AJ Belongia, James Catizone, Travis Cecil, Emily Ann Cecil, Joanna Fang, Aaron Jackson, Lisa Wassel, Aaron Warren, Hans Hernke, Peter A. Lees (executive), Steven M. Smith (executive), Trace De La Torre (executive), Christopher S. Begley (executive), Doug Wall (executive) for Pain Productions, SFN Productions, Dangerous Curves Productions, Am I The Butterfly, Greenway Entertainment
directed by Aaron Warren
starring Aaron Jackson, Hans Hernke, Laura Stetman, Clare Lopez, Jason Menz, Rhonda Cusumano, Savannah Grace Elmer, Eliana Ghen, Michael Winslow, Mercedes Gutierrez, Calvin Waldau, Robert C. Barnes, Vinny Burruto, William Henderson
story by Aaron Warren, screenplay by James Catizone, music by Mark D'Errico
Todd (Hans Hernke) is a man with enough psychological and social
problems that others classify him as "weirdo", so in a way it's
a good thing that he has sessions with psychiatrist Dr. Miller (Aaron
Jackson) - but what's not so good is that he never takes Dr. Miller's
advice to try and find a job and to socialize, instead just wants the
doctor to change his prescription every other week. And Dr. Miller doesn't
take their sessions too lightly, either, as they build up frustrations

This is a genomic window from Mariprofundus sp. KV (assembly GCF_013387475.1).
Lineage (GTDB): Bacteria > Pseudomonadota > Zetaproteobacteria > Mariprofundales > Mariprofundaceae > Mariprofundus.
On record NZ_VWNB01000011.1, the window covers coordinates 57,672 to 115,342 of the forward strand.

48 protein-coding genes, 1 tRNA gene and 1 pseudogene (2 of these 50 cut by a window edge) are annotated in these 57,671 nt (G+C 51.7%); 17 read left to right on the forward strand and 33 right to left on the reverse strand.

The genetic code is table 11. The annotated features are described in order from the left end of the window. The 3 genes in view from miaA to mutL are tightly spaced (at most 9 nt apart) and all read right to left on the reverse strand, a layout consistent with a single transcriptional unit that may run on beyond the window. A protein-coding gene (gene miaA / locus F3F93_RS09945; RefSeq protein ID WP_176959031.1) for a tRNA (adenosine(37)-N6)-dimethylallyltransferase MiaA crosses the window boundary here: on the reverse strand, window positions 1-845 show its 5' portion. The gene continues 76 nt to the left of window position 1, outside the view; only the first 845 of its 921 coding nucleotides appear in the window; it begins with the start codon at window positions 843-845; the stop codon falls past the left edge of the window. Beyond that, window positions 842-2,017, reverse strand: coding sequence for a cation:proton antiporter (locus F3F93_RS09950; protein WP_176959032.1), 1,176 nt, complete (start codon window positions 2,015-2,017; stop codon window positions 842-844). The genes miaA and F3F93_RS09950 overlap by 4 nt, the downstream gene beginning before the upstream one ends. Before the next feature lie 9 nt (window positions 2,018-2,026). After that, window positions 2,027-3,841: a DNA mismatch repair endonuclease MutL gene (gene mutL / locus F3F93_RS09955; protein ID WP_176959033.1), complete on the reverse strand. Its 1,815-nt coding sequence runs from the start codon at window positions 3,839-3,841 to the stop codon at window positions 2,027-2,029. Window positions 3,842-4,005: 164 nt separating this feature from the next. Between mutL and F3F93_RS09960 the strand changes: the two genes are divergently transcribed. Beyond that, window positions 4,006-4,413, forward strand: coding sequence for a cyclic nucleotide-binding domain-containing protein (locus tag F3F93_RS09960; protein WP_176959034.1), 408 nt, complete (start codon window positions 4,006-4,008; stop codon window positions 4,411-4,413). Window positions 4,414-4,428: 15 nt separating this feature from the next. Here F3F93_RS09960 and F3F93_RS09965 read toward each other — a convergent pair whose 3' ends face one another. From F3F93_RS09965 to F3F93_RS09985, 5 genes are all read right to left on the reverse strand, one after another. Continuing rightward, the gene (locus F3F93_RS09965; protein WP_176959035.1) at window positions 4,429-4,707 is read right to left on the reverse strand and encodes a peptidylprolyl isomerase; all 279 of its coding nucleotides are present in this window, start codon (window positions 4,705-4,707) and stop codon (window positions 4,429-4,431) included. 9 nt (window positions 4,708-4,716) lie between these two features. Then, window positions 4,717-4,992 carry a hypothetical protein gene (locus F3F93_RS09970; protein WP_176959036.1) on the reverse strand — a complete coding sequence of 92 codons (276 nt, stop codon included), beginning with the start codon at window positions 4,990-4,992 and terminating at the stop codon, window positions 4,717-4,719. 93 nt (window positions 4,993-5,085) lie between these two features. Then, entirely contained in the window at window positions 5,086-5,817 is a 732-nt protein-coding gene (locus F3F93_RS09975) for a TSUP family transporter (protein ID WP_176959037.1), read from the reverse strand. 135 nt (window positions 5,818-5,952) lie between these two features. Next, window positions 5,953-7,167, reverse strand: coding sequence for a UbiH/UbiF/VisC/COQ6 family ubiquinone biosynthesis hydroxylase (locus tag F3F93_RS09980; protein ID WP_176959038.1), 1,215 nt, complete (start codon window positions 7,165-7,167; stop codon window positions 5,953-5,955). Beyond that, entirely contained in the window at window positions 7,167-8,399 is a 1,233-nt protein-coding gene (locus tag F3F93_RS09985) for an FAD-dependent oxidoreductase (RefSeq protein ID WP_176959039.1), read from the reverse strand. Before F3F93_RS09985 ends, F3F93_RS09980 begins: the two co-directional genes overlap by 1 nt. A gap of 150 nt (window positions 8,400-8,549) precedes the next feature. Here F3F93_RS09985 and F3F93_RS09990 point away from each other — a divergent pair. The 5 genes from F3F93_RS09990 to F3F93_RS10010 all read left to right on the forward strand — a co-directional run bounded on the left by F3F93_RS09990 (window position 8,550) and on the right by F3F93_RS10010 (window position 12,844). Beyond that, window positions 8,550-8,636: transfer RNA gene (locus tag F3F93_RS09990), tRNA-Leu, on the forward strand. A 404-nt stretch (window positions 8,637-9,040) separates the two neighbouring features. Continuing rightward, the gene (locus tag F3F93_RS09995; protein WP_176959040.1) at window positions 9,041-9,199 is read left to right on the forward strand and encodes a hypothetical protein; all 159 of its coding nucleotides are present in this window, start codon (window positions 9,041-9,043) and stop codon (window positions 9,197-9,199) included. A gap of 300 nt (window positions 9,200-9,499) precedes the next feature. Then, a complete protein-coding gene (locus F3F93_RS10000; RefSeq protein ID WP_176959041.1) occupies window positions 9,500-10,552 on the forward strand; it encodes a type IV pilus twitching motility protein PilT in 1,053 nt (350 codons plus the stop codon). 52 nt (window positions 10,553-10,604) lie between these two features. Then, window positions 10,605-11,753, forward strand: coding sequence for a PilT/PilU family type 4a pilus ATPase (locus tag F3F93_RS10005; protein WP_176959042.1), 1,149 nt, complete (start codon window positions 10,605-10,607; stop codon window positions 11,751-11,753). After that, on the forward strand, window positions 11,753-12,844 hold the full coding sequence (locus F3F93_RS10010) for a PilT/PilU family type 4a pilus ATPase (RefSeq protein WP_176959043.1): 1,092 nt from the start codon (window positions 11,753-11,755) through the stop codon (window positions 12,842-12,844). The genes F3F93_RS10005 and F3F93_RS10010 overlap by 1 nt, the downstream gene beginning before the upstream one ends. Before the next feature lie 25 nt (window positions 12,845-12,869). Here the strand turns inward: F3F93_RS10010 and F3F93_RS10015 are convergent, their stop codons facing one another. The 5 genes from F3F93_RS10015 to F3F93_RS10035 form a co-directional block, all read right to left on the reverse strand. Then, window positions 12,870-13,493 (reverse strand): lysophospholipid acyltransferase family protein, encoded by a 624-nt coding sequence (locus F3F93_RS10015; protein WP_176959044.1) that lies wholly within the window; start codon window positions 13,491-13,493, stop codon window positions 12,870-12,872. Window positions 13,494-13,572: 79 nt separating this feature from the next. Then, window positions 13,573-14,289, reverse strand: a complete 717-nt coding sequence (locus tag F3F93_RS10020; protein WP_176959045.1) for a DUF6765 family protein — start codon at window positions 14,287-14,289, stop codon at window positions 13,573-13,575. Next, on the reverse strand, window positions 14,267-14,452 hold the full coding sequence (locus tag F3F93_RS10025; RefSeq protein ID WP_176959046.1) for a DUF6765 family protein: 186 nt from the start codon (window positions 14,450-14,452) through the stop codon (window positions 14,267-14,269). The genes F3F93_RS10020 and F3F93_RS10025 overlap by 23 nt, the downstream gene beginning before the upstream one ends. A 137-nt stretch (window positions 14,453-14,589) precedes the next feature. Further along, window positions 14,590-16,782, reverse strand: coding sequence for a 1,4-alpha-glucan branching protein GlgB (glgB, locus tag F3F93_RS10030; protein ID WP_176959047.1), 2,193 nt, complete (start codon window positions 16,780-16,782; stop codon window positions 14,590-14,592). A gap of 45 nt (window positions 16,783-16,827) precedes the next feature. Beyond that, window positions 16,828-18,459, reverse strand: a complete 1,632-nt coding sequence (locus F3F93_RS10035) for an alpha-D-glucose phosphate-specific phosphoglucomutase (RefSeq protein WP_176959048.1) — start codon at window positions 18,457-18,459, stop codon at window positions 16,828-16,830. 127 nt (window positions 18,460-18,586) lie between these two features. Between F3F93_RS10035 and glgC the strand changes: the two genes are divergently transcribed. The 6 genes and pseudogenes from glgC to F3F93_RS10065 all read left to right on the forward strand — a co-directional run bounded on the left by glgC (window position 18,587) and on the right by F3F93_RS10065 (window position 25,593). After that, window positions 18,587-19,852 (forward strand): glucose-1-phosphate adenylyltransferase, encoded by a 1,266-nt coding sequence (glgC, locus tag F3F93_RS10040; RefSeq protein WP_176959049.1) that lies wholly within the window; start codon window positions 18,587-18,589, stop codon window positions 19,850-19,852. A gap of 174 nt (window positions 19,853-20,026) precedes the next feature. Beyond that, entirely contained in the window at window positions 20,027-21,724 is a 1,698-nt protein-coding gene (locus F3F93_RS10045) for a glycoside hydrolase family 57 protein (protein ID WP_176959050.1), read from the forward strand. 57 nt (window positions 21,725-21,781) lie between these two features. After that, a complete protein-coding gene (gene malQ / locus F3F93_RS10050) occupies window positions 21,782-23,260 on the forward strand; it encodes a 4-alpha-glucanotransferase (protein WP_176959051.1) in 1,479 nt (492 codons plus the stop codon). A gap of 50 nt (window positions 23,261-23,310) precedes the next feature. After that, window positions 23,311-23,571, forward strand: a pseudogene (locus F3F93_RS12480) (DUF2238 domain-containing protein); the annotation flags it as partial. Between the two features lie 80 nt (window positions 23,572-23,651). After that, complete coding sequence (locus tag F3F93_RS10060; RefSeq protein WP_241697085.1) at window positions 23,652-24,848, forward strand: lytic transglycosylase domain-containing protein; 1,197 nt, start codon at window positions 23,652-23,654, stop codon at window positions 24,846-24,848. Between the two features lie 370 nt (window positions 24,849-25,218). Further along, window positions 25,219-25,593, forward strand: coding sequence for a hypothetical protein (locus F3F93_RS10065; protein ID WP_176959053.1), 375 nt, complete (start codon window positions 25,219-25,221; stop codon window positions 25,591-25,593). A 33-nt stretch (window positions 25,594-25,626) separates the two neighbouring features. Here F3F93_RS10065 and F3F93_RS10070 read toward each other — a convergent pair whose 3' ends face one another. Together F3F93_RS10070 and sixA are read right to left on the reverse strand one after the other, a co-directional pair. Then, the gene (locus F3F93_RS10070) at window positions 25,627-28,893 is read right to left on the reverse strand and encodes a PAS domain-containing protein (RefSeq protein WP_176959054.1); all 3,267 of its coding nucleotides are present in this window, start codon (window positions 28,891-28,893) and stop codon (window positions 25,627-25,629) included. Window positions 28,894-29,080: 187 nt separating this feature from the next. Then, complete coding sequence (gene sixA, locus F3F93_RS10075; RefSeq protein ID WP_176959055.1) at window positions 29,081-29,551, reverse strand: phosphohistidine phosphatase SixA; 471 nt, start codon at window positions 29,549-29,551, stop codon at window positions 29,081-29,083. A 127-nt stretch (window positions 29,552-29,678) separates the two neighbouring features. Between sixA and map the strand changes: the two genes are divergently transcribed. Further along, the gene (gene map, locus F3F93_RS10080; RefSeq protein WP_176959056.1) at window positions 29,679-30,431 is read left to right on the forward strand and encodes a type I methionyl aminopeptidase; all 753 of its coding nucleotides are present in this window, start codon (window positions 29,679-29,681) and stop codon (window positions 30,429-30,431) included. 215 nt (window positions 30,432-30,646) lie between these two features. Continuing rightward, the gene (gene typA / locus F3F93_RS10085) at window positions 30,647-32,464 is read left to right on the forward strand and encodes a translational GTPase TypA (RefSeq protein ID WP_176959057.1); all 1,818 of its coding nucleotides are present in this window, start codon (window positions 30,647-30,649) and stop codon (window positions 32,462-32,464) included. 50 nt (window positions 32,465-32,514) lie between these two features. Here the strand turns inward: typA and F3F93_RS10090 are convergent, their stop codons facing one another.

inside of him, which he eventually acts out on his wife Kate (Rhonda
Cusumano) and daughter Ashley (Savannah Grace Elmer) - besides taking to
drinking at Jake's (Michael Winslow) bar.
One day, Todd (literally)
bumps into waitress Amy (Laura Stetman) in the streets, and he takes to
her almost immediately - which leads to him paying frequent visits to the
restaurant she works at, but after a time also trying to find out where
she lives. Now Amy's a wannabe actress, with dreams of one day going to
Hollywood, so when she one day meets an actual "movie star"
(Jason Menz), she's a total pushover and lets him seduce her in no time -
without getting anything in return.
Todd is not happy with Dr. Miller's
treatment anymore, and leaves his care after a disagreement. But he now
tries to find out where Dr. Miller lives - and with Todd under no
medication and without psychiatric supervision, he's just a ticking
timebomb ripe to go off ...
Now while this movie sure makes
generous use of psycho thriller tropes, it's by no means your
run-of-the-mill thriller, basically because it doesn't center its story
around suspense setpieces, instead develops its characters to the fullest,
and this way manages to create a proper feeling of unease, which unloads
itself in the finale in a rather unexpected way. And thanks to a very
subtle directorial effort and a strong ensemble cast, this tactic works
out very well, making this one rather cool if disturbing genre piece.